Certainly Not Politics As Usual

Today is the Midterm Elections here in the United States. If the pre-election day polls are to be believed, it looks like good news for the Democrats and bad news for the Republicans. The big question is whether the news is good/bad enough for Democrats to take control of one or both houses of Congress. I guess we’ll know by tonight.

But this post isn’t about the midterms. Don’t get me wrong, I hope the Democrats take back both houses of congress. But whoever ends up controlling Congress will have a thin majority at best, which will limit their ability to accomplish much. Frankly, the only area that I would expect to see much traction is on issues where moderate Republicans can reach across the aisle and vote with the Democrats in order to distance themselves from President Bush’s abysmal approval ratings.

I’m much more interested in the 2008 presidential campaign. For the first time in over 50 years, it will be a wide open race for both parties. Neither the sitting president nor the vice president will be running for president in 2008. The last time this happened was in 1952. President Harry Truman (D) dropped out of the race after losing the New Hampshire primary and Vice President Alben Barkley never had enough support to win the nomination. The Democratic nomination went to Illinois Governor Adlai Stevenson who lost to General Eisenhower in a landslide. Since then, the incumbent president or vice president has always been his party’s nominee for president.

Until now. Well, until two years from now at any rate. So while not completely unprecedented, this is the first time we’ve had a completely wide open race since the start of the Information Age. In other words, it’s the first time we’ve had a wide open race since the advent of cable TV, personal computers, 24 news networks, Rush Limbaugh, the Internet, weblogs, Wikipedia and YouTube. I’m sure some have already started calling this Politics 2.0. And while I’m tired of the “2.0″ moniker, certainly big changes is underway in the political arena.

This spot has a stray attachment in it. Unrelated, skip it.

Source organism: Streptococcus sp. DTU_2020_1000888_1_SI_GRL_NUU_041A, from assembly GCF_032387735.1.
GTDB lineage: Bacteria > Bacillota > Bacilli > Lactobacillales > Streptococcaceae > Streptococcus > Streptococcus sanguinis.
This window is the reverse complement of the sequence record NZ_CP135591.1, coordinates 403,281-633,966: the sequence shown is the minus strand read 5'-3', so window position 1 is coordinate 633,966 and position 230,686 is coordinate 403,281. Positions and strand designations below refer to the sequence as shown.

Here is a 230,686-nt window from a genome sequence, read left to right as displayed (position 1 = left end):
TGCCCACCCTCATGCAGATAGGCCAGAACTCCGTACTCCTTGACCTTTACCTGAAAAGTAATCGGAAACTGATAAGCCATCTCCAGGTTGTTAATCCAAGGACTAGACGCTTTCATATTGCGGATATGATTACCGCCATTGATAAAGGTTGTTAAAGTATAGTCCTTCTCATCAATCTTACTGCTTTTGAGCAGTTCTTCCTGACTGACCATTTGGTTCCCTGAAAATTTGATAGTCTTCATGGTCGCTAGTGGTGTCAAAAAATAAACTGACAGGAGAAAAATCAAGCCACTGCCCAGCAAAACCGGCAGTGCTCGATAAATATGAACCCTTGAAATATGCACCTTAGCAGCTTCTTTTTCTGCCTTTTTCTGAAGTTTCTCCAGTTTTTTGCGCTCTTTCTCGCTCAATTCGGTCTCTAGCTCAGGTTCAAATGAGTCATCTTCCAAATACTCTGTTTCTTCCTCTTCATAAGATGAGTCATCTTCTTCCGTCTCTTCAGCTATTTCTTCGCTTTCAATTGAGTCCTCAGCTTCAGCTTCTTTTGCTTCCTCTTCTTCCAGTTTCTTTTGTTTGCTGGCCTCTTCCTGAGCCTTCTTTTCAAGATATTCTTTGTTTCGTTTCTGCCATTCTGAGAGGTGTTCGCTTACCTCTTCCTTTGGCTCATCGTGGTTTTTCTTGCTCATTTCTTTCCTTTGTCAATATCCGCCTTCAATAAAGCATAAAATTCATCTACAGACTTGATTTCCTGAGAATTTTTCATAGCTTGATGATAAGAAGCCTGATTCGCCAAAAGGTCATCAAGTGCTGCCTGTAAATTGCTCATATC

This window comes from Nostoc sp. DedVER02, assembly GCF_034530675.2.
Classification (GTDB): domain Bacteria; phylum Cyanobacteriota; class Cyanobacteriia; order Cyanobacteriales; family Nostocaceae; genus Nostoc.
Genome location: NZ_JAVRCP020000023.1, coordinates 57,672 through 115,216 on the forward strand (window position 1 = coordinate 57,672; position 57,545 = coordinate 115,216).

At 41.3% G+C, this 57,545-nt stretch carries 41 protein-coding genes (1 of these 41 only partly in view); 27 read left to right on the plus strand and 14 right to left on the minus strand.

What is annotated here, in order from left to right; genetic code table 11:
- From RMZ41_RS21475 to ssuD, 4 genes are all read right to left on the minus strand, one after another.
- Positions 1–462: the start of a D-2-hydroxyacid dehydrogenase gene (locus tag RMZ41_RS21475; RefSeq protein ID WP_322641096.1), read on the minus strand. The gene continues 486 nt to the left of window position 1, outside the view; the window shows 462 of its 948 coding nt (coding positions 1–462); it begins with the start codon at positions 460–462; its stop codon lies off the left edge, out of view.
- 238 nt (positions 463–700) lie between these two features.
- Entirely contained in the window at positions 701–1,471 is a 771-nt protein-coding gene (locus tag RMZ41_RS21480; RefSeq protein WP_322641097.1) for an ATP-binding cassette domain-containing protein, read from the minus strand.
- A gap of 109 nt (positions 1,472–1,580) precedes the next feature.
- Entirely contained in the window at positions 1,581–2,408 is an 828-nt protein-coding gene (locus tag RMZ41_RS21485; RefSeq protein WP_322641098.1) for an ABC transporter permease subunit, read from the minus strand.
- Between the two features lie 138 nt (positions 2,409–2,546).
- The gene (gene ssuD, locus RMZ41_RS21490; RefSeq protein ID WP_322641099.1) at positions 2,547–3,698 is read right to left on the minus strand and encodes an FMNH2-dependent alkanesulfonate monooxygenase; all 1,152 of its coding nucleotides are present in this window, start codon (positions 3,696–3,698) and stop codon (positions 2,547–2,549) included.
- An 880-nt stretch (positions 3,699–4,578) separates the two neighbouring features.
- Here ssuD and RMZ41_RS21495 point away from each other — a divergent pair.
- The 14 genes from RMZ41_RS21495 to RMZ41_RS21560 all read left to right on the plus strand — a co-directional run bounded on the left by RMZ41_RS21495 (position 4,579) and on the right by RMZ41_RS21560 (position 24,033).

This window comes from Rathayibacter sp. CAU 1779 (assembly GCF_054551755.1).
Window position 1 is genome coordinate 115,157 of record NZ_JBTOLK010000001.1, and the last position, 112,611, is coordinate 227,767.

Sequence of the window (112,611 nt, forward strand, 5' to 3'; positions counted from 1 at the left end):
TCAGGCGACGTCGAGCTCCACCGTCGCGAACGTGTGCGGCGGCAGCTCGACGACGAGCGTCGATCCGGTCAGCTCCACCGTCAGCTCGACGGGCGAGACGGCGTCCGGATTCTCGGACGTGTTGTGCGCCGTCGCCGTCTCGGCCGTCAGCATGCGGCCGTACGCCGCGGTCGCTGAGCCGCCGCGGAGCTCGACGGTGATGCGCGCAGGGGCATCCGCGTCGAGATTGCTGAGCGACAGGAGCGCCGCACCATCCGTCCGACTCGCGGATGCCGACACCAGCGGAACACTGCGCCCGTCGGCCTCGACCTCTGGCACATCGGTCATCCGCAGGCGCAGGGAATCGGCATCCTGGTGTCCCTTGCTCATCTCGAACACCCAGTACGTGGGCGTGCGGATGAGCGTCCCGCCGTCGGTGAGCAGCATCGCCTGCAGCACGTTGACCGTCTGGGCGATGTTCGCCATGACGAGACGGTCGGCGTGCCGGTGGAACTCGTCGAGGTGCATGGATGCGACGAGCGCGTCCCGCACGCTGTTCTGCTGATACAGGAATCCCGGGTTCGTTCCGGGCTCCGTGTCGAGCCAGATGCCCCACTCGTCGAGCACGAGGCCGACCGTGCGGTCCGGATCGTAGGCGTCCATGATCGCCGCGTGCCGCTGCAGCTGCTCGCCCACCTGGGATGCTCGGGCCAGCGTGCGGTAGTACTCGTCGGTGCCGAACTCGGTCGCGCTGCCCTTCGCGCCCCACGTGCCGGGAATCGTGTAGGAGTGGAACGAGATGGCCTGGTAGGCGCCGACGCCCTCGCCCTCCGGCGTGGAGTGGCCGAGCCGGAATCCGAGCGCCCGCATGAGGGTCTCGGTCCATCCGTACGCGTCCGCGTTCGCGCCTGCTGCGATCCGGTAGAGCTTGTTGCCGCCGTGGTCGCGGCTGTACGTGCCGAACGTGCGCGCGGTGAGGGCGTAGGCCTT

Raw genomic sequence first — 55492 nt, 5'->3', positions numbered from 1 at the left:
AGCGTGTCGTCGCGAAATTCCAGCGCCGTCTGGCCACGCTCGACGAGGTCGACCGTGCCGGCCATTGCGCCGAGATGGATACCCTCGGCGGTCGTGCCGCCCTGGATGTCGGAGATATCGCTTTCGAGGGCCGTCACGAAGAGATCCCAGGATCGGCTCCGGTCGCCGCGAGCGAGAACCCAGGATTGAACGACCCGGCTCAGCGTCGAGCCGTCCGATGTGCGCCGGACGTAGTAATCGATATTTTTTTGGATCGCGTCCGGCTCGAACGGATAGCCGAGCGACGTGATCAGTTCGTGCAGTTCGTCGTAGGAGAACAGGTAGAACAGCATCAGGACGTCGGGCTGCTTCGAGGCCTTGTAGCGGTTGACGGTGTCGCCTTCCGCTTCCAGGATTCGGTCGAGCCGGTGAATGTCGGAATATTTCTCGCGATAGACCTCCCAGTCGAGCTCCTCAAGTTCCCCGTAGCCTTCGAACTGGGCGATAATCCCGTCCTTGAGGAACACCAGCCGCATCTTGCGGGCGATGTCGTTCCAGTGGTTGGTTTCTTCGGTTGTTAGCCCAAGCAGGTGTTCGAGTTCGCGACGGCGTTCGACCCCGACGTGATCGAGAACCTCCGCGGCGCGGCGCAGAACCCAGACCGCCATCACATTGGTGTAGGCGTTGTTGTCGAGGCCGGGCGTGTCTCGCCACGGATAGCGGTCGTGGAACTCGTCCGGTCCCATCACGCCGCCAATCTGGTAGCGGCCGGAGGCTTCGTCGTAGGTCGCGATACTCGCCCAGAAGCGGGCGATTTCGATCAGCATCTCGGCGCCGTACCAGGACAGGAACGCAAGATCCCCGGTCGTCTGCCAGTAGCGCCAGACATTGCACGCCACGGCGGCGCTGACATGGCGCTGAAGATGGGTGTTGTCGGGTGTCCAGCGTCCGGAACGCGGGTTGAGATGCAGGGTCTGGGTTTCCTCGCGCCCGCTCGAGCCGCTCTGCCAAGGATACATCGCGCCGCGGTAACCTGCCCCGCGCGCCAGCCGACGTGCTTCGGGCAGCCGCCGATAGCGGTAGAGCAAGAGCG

So what happens when you combine the harsh sunlight of a decentralized and demassivied media with a wide open race with no clear favorite from either party? I’m guessing a very ugly race, especially from the Republicans. Both parties do negative ads, but they have become a “key strategy in the Republican political arsenal“. (The NRCC apparently spent “more than 90 percent of its $50 million-plus advertising budget” on negative ads this year.) I expect 2008 will be even worse. And not just the presidential race itself, but also the race for each party’s nomination. In some ways, the nomination race will be worse, since you expect politicians to have bad things to say about candidates from the opposing party.

If the next two years are filled with party infighting with every detail chronicled in the blogosphere and/or the mainstream media – and I fully expect that’s what will happen – we are in for a very ugly campaign ahead. Brace yourselves.


I'm looking forward to the 2008 primary races. It could prove to be healthy (though perhaps ugly) as both parties try to find their way forward.
Considering that Harry and I are on opposing ends of the political spectrum I find it interesting that I agree with this post. While one party or the other will end up with a slim majority I am not confident that it is enough to get much done in the next 2 years. Of course, the cynic in me doesn't think this is a real bad thing. I am definitely a proponent of a small, less intrusive government. I also agree that the 2008 Presidential race should be very interesting. An idea that we were discussing earlier would have Dick Cheney resigning following this election, and getting one of the leading candidates into the VP position to get some free campaigning over the next couple of years. I don't see that as likely, but at least it’s an intriguing possibility. Since I can't post without a small dig at Harry I will say that the DNC doesn't have to spend as much on negative ads since they have the mainstream press to do their dirty work for them. :-)
Sadly, I think this is the first posting of yours that I have fully understood since I am much more politically savvy than I am technically. Whassup!!! Kiss the kids, the meema, and the wife for me. :-)
I totally agree with your sentiments. When the presidential race doesn't have a former VP who is hanging his hat on previous accomplishments, the only thing they will have is mud to sling. And Dale: "Of course, the cynic in me doesn't think this is a real bad thing. I am definitely a proponent of a small, less intrusive government." You said you are on the other political end of the spectrum, Republican I deduce, maybe a more than slim majority can reduce the Republican's changes the last 6+ years to create a larger, more intrusive government. :)
Yes I am a Republican and notice I didn't say it was a bad thing that they were getting voted out. I totally agree that over the last 6 years they have spent money like it was nothiing, and grown the government. Personally a little gridlock in Washington D.C. is perfectly OK with me.
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